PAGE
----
Stop me if you’d heard this before. An AL East team with a great everyday lineup, but suspect pitching at best. Say hello to the 2007 Blue Jays. Any team who has DH Frank Thomas, 3B Troy Glaus, OF Vernon Wells, and 1B Lyle Overbay has to be acknowledged. Unfortunately, the pitching leaves a lot to be desired after Roy Halladay and A.J. Burnett. And when you consider the fact that the oft-injured Burnett has only reached the 20 starts plateau only once since 2002, it gets even thinner. John Gibbons is looking at a rotation that includes two pitchers coming off injuries (Gustavo Chacin and ex-Brave John Thomson) and the enigmatic Tomo Ohka. B.J. Ryan is one of the game’s most underrated closers, but even he’ll be hard pressed to get 38 saves like he did last year.
Outlook: Much like the Yankees, Toronto will be entertain to watch at the plate at times. But they like many teams don’t have enough pitching to call themselves legitimate contenders. If they can add another quality arm during the year, they’ll be able to make some noise. As of now, they’re on the outside looking in for a postseason berth.
Tampa Bay Devil Rays4. TAMPA BAY DEVIL RAYS
That’s right, I’ve picked the D-Rays not to finish in the AL East cellar this year. Yes, I know they’re on the fifth year of their three-year rebuilding plan, but I really think that they’ll be an improved team this season. While their own Japanese import (3B Akinori Iwamura) didn’t make as much of a splash as the previous mentioned Dice-K did in Boston, this five-time Central League All-Star should give some much needed spark to this team. Joe Madden has one of baseball’s most underrated outfields in Rocco Baldelli, Carl Crawford and rookie Delmon Young. All-Star Scott Kazmir headlines a young and developing starting staff that isn’t quite ready for prime time, but will show improvement in 2007.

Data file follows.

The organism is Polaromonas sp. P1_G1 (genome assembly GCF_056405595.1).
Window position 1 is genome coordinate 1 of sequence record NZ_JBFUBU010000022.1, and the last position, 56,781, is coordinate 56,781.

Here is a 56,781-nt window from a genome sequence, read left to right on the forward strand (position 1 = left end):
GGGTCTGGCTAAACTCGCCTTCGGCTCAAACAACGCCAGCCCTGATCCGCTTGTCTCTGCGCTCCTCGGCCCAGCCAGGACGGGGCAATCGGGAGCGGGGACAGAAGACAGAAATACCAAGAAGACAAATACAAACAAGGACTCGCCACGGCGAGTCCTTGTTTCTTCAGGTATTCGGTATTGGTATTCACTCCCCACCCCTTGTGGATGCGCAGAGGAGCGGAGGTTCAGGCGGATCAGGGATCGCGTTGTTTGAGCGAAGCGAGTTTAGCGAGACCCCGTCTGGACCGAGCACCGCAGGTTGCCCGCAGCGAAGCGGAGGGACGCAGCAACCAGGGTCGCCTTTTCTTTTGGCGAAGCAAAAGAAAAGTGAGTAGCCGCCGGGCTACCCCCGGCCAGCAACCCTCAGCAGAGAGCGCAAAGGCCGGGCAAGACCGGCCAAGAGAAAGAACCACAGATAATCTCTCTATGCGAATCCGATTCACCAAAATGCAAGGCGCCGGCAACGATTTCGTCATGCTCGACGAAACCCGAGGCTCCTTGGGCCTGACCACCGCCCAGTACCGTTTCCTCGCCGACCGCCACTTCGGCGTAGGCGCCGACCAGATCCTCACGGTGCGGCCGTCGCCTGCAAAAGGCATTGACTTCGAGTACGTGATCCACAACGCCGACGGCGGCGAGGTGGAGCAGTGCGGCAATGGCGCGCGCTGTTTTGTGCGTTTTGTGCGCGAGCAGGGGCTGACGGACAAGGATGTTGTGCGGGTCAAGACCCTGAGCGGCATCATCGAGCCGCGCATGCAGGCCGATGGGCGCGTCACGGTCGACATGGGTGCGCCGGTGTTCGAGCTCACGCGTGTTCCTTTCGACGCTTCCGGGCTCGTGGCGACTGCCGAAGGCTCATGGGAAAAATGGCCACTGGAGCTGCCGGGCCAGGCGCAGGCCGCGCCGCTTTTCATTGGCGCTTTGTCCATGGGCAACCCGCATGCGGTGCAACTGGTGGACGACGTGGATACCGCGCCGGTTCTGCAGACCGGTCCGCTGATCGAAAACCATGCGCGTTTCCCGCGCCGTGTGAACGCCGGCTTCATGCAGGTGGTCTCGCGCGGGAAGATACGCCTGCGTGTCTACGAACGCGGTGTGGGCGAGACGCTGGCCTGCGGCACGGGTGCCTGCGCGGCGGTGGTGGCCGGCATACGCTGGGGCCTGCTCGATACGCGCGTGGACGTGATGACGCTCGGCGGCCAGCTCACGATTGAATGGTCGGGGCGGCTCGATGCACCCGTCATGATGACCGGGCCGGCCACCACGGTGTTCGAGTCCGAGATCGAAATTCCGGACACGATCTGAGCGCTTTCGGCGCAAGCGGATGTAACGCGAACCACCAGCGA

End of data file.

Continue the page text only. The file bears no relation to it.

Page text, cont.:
Outlook: Despite losing 100 games last year, the D-Rays finished .500 (41-40) at Tropicana Field for the first time in franchise history. Yes, it’s a small point but for a franchise that’s always seems to be going backwards, it’s something to build on. Look, no ones saying that they’ll win the East, but I just get the feeling that the franchise is ready to slowly turn the corner.
Baltimore Orioles5. BALTIMORE ORIOLES
There are signs that the O’s are getting back to respectability. There’s the emergence of veteran P Erik Bedard and young OF Nick Markakis. Also, the acquisitions of OF Aubrey Huff and P Chad Bradford will help as well. However, a pitching staff that gave up an AL-worst 216 homers and had the league’s second worst ERA (5.35) in 2007, suffered a major blow by losing Kris Benson for the season. While they may have more proven veterans in their lineup than Tampa, you get the feeling that Baltimore is on the way down. Plus when you consider just how top heavy this division is, the O’s could improve and still finish last in this division.
Outlook: I’m not convinced that the O’s have enough pitching to get through the entire season. They do have some good spots in their lineup, but it’s probably not enough for them to make any real noise in the AL East. They’re a team on the rise, but they won’t be able to rise that much this season.
Tommorrow: The NL East.